If you look in the newspapers and listen on the television you will notice that people normally use **rounded numbers** in discussion.

When is the last time you read a newspaper article that said that the population of Moscow was 12,480,481 or that last year’s profit of Dodo Pizza was $314,291,836?

Why do people round numbers?

When we round numbers we must give the number as close to the actual number as possible, but without the same number of non-zero digits.

So if we round to the nearest 10, where should we round 813 too? How about 819? How about 815?

How about 874?

Here we are going to round to the nearest hundred. What do you think 623 will round to? What about 673? What about 649? What about 650?

Let’s try these practice questions in our notebook (from exercise 5A on pages 71 and 72 of your notebook):

Here are the answers to the above exercise:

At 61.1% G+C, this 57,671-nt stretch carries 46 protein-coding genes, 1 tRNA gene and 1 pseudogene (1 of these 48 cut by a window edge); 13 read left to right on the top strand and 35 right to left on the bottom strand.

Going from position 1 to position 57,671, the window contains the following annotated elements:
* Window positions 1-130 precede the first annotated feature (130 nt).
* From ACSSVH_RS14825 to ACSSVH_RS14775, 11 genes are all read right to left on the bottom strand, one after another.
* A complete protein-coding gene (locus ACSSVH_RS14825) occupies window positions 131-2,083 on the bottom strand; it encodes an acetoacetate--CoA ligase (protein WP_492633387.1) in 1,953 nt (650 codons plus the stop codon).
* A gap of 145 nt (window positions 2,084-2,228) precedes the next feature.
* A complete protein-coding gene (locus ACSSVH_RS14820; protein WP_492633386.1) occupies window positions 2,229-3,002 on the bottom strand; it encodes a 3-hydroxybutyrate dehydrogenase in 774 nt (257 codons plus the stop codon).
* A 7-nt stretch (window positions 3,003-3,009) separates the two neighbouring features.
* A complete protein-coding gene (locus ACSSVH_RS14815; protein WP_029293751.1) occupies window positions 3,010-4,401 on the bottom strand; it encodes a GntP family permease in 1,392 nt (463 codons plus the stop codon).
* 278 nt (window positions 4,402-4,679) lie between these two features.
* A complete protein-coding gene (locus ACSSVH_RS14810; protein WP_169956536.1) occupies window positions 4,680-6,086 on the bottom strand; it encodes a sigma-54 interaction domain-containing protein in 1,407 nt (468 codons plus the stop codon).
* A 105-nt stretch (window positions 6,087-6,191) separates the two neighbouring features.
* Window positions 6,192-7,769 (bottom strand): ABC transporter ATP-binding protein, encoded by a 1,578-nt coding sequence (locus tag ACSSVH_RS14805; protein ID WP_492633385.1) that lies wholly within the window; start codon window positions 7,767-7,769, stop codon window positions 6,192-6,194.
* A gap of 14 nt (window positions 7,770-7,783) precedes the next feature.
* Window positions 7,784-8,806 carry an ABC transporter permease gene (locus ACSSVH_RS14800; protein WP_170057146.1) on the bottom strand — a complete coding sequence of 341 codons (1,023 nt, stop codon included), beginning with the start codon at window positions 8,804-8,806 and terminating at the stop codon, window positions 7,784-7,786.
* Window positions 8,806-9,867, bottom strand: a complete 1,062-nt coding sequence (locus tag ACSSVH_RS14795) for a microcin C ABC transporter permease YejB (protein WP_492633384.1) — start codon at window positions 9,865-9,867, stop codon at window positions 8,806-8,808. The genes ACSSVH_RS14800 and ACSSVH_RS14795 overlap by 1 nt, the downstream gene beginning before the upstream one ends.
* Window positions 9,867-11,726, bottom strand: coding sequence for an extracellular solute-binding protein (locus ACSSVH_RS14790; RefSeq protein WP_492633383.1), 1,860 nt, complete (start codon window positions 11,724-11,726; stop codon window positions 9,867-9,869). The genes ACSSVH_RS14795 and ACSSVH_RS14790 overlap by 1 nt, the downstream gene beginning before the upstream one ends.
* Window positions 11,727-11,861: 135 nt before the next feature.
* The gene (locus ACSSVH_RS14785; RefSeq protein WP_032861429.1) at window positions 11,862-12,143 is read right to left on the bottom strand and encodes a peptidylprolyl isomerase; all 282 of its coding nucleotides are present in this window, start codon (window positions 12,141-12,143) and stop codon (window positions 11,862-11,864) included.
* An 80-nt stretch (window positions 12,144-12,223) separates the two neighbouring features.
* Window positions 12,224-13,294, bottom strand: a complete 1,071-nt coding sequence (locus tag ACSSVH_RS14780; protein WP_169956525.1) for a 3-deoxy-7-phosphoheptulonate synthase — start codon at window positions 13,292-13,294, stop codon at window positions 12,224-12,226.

We also need to thing about numbers that are not whole numbers (that people often call decimal numbers), e.g. 234.925

We could be asked to round these to the **nearest tenth** or to the **nearest hundredth**.

We may also be asked to round them to **one decimal place** or to **two decimal places**. What does this mean? How would we do it with the above number.

What is 2.763 to 1 decimal place? What is it to 2 decimal places?

Let’s try the questions below (from exercise 5B on page 72 of the textbook):

Below are the answers to the above questions: